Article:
While this article focused on Bitcoin, mempools exist on all blockchains, and the same issues and concerns apply, including in relation to the Ethereum mempool.

Despite the evidence that mempool jockeying can unfairly benefit powerful miners at the expense of the average user, the regulators have yet to issue an opinion on the matter. But when there is unprecedented scrutiny over crypto assets and blockchain technology, perhaps it is only a matter of time before they catch up. Stay tuned to Currency.com for the latest on Bitcoin, mempools and crypto regulation.

FAQs

A straight mempool definition is the space where pending blockchain transactions are stored prior to being picked up by a miner and added to the ledger. Rather than being a singular entity, each blockchain node has its own mempool where pending transactions are stored. Mempool is a portmanteau of memory and pool.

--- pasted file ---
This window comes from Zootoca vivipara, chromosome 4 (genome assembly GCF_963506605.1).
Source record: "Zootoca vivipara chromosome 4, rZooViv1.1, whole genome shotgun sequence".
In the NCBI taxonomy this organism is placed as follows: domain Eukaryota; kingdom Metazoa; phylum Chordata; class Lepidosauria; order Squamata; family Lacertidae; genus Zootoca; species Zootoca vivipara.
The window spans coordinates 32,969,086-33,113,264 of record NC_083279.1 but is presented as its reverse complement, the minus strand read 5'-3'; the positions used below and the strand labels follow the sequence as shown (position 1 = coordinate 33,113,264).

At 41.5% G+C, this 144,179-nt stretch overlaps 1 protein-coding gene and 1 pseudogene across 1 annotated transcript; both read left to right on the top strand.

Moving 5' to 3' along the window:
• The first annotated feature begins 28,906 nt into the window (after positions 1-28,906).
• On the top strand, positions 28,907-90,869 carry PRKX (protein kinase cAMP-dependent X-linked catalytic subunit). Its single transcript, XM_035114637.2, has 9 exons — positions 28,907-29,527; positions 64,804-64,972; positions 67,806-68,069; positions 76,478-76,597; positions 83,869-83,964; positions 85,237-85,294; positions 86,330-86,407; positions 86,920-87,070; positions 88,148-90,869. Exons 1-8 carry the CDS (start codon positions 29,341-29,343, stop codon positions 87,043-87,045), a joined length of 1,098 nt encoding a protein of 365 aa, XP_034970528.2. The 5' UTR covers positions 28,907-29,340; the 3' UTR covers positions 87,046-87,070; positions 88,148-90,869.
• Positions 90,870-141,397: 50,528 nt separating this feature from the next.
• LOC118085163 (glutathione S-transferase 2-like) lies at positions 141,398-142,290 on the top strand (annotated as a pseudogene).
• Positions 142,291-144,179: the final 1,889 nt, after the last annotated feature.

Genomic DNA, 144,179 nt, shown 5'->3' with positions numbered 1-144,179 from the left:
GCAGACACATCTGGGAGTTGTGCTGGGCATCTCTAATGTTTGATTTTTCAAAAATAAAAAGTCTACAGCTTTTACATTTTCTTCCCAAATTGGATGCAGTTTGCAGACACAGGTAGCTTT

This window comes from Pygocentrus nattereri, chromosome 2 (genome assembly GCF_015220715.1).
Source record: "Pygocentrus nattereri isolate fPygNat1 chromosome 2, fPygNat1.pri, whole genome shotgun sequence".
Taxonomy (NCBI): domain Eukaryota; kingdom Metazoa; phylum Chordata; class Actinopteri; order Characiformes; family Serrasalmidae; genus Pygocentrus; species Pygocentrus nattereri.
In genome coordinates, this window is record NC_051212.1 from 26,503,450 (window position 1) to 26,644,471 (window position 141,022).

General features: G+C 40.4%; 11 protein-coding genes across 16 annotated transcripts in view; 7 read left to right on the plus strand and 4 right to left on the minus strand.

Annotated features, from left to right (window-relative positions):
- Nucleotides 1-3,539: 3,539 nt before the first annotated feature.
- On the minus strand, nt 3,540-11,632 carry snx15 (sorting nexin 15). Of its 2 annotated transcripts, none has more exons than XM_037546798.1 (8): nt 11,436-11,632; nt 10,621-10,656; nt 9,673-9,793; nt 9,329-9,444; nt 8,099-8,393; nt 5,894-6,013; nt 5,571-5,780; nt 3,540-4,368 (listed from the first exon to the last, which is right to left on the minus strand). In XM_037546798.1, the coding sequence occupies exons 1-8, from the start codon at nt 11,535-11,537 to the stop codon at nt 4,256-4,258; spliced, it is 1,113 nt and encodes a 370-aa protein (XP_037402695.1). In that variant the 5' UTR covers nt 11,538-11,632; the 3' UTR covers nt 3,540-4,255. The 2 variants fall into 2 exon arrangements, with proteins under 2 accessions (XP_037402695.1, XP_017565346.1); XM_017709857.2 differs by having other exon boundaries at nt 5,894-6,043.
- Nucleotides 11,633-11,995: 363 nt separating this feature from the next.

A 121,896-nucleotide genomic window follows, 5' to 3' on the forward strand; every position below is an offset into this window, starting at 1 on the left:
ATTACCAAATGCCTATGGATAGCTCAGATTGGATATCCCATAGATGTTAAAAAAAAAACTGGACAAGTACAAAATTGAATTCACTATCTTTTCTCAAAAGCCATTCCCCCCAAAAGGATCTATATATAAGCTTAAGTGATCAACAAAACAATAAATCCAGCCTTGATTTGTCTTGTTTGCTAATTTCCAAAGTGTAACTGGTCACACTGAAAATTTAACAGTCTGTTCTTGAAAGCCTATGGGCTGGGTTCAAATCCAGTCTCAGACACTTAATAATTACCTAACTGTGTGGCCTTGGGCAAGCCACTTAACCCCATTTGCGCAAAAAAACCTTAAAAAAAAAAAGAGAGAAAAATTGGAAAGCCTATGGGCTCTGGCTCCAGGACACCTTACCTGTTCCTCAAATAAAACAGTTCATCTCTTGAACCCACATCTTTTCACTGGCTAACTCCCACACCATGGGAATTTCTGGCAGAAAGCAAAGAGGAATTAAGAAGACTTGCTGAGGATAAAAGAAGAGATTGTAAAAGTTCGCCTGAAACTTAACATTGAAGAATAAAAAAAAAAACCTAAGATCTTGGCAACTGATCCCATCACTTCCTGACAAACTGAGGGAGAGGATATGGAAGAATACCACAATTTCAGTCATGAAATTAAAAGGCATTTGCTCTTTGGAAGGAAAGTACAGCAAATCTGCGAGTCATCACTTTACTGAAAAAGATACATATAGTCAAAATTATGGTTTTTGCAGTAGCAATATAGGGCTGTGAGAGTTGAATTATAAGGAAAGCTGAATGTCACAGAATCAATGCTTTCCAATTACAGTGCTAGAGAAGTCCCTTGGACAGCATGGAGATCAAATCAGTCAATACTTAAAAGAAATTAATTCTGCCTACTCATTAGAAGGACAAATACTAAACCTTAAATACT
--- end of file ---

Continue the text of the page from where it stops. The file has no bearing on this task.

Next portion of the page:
Pending transactions in the mempool can be seen at various tracking sites, including mempool.space.

Pending transactions in the mempool are read in the same way as completed transactions. Mempool.space provides graphs showing mempool size over time, fee ranges, and transaction weight divided by fee spread.

Mempool depth, or weight, determines the size of a mempool at a given time. In times of high network congestion, a node’s mempool increases in size. Mempools have a default size of 300MB, but this can be changed. 

The Bitcoin mempool was last cleared in November 2020, following a 42% increase in the network’s combined mining power (hashrate). The mempool could be cleared if the hashrate dramatically rises again.

Further reading